In cases where a mother’s life is seriously threatened by her pregnancy, a doctor more often than not doesn’t have 36 hours, much less 72 hours, to resolve the problem. Let me illustrate with a real -life case that I managed while at the Albany Medical Center. A patient arrived one night at 28 weeks gestation with severe pre-eclampsia or toxemia.

Her blood pressure on admission was 220/160. As you are probably aware, a normal blood pressure is approximately 120/80. This patient’s pregnancy was a threat to her life and the life of her unborn child. She could very well be minutes or hours away from a major stroke. This case was managed successfully by rapidly stabilizing the patient’s blood pressure and “terminating” her pregnancy by Cesarean section. She and her baby did well. This is a typical case in the world of high-risk obstetrics. In most such cases, any attempt to perform an abortion “to save the mother’s life” would entail undue and dangerous delay in providing appropriate, truly life-saving care.

During my time at Albany Medical Center I managed hundreds of such cases by “terminating” pregnancies to save mother’s lives. In all those hundreds of cases, the number of unborn children that I had to deliberately kill was zero.


Dr. Levatino writes about the health risks of later abortion:

Second trimester abortion procedures are neither simple nor safe …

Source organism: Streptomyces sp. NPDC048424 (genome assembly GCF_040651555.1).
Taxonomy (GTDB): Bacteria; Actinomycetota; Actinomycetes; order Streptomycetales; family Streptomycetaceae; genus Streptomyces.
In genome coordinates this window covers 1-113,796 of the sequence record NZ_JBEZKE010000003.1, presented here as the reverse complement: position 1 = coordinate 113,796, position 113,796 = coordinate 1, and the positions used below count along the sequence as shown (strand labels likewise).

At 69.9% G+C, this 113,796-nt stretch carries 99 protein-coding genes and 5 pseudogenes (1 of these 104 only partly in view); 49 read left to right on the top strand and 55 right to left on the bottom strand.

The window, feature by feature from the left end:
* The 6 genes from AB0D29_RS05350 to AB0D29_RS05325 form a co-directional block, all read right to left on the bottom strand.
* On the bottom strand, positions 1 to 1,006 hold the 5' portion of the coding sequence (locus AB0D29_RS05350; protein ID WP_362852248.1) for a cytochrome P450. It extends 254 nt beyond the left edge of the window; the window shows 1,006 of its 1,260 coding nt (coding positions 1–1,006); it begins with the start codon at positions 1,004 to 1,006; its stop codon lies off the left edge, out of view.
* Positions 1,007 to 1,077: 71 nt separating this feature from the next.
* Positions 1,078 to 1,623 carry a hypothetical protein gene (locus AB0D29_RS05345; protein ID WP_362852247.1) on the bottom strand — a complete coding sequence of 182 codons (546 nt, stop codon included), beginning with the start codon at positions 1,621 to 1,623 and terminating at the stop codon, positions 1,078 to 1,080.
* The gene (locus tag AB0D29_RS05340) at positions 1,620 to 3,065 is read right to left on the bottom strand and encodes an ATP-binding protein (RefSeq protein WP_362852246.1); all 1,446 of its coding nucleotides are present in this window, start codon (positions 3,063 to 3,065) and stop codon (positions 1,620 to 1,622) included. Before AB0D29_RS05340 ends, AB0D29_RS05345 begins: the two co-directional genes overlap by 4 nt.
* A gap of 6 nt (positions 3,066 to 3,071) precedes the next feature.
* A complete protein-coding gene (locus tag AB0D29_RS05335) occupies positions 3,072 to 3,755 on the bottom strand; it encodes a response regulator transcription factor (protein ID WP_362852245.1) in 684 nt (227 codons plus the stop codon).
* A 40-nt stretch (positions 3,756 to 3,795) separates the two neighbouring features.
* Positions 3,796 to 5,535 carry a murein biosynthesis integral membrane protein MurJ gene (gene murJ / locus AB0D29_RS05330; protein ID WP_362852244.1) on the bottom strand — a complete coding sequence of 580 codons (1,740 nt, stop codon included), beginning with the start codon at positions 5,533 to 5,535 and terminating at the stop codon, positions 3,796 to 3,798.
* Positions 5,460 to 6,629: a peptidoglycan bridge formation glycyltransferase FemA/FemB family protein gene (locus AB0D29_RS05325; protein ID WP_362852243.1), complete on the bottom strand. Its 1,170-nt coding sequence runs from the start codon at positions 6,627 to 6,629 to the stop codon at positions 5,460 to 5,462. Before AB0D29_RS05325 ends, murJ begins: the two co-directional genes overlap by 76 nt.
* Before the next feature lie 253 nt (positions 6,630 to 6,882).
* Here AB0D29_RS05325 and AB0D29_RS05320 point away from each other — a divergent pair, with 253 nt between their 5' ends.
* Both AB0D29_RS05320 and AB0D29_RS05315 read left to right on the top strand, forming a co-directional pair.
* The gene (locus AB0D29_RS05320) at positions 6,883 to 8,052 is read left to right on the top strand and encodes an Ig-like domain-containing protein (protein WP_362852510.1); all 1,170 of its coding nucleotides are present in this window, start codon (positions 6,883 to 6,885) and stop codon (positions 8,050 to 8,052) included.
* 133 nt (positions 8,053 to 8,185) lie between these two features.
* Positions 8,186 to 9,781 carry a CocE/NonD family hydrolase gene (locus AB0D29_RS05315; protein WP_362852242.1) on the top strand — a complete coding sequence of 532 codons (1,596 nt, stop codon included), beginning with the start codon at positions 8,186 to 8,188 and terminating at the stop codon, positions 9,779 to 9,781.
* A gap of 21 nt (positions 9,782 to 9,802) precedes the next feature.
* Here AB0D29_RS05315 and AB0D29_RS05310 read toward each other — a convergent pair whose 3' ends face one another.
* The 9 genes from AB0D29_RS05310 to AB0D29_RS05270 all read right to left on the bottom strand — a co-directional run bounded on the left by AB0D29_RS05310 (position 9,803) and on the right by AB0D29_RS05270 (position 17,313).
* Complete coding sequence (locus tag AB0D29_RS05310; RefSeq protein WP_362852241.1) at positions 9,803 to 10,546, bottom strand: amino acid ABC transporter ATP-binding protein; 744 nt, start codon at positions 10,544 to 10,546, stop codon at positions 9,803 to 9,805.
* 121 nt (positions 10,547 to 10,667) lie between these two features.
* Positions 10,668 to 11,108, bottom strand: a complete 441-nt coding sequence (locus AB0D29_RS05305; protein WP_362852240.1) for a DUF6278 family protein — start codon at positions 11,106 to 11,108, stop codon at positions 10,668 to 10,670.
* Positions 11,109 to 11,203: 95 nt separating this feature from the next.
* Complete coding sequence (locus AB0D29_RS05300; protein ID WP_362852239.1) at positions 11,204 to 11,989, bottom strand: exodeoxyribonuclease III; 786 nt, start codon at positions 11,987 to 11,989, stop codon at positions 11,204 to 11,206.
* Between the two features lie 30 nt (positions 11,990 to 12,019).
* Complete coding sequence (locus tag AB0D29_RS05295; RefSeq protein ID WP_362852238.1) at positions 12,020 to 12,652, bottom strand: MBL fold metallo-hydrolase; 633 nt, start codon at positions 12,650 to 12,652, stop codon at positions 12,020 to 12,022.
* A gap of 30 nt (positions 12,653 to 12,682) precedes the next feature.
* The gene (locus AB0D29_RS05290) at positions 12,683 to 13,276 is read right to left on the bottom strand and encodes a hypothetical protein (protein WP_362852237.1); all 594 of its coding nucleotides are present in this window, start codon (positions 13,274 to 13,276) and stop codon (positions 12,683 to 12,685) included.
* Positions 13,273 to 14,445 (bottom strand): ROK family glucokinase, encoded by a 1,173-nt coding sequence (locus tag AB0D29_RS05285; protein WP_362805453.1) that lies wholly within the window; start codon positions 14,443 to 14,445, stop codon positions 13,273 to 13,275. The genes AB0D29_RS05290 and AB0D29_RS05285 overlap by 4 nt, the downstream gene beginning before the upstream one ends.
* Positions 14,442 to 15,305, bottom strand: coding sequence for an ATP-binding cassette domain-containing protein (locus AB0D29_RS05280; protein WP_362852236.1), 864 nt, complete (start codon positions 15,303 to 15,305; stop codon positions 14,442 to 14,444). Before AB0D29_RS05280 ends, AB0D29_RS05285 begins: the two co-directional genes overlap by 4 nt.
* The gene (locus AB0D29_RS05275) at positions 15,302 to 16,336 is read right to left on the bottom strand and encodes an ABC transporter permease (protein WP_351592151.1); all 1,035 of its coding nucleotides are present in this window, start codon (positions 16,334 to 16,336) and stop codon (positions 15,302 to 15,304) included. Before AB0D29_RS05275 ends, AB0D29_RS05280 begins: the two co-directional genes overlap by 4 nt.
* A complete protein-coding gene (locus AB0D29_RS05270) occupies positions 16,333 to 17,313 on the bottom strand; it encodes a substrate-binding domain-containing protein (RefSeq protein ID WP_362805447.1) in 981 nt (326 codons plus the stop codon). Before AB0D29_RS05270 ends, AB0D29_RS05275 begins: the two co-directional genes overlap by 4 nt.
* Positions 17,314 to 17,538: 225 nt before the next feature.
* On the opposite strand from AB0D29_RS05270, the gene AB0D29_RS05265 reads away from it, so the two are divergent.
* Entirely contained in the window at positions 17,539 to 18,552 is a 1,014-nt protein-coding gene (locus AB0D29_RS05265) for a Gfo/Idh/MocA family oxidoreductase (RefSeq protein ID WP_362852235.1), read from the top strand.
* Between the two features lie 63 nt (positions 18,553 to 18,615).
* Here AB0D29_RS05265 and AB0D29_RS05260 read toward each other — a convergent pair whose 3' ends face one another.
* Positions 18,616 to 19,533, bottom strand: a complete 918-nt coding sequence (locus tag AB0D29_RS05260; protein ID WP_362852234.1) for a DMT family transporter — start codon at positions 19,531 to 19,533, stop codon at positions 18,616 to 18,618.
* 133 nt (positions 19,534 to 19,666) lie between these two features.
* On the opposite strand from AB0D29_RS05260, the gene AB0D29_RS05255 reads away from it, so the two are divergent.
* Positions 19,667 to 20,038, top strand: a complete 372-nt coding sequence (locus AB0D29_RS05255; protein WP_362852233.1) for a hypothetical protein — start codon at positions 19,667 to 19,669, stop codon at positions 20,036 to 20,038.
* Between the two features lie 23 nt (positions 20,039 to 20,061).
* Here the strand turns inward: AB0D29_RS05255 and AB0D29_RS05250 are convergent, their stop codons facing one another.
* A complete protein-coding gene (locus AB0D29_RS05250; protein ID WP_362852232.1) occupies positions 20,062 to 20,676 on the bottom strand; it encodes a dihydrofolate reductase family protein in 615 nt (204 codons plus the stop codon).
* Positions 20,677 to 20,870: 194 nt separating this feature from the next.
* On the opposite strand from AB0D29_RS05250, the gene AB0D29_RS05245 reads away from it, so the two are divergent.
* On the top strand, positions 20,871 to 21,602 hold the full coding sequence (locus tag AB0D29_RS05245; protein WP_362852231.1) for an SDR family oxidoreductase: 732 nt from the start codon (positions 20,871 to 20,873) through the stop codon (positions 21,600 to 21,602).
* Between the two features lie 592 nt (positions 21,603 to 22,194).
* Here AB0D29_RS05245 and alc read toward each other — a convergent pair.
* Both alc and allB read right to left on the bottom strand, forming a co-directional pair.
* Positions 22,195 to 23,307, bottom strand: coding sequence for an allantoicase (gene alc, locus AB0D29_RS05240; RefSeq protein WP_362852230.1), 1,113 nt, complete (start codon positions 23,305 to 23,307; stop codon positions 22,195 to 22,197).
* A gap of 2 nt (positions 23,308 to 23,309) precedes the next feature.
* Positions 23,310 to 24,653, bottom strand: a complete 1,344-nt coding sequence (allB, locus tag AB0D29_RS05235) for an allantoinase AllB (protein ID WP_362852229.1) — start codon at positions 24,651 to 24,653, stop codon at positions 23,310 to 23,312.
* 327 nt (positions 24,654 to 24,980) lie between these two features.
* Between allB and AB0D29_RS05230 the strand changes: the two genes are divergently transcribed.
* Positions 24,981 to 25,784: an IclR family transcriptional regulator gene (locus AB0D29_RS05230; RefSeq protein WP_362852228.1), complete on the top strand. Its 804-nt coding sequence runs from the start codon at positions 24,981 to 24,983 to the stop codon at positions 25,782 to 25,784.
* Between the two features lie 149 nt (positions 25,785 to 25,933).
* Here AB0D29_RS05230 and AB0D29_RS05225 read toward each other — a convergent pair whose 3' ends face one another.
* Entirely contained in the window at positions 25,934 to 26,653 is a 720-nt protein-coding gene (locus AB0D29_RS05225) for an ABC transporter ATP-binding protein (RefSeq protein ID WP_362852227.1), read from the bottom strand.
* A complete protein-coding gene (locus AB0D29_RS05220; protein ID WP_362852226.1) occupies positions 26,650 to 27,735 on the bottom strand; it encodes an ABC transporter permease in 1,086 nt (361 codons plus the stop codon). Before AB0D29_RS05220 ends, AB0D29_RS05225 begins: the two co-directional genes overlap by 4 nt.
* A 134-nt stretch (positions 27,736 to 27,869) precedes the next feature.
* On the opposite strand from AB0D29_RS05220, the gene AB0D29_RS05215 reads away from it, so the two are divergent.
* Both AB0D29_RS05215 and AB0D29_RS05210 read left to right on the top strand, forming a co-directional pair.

It is particularly easy to cause a uterine perforation as the uterine walls are thin, soft and very vascular. Once while performing a suction D&E at, coincidentally 18 weeks, I was unaware that I had perforated the uterus until I pulled my patient’s intestines out through her cervix and vagina. That was a life-threatening injury. It turned out well because she was in a hospital operating room with proper anesthesia and we could respond immediately to the crisis. I shudder to think what would have happened to my patient if she had been in a freestanding clinic. …

… If a serious complication occurs, the woman will be dumped into a local emergency room and a physician with admitting privileges will be forced to care for her. Whole Women’s Health website promises a “fabulous abortion experience.” Is being abandoned by your abortionist when a serious complication occurs fabulous?

Update #2:

ClinicQuotes quotes abortionist Don Sloan, who refutes the claim that late-term abortions are necessary to save women’s lives:

If a woman with a serious illness- heart disease, say, or diabetes- gets pregnant, the abortion procedure may be as dangerous for her as going through pregnancy … with diseases like lupus, multiple sclerosis, even breast cancer, the chance that pregnancy will make the disease worse is no greater that the chance that the disease will either stay the same or improve. And medical technology has advanced to a point where even women with diabetes and kidney disease can be seen through a pregnancy safely by a doctor who knows what he’s doing. We’ve come a long way since my mother’s time. … The idea of abortion to save the mothers’ life is something that people cling to because it sounds noble and pure — but medically speaking, it probably doesn’t exist. It’s a real stretch of our thinking.”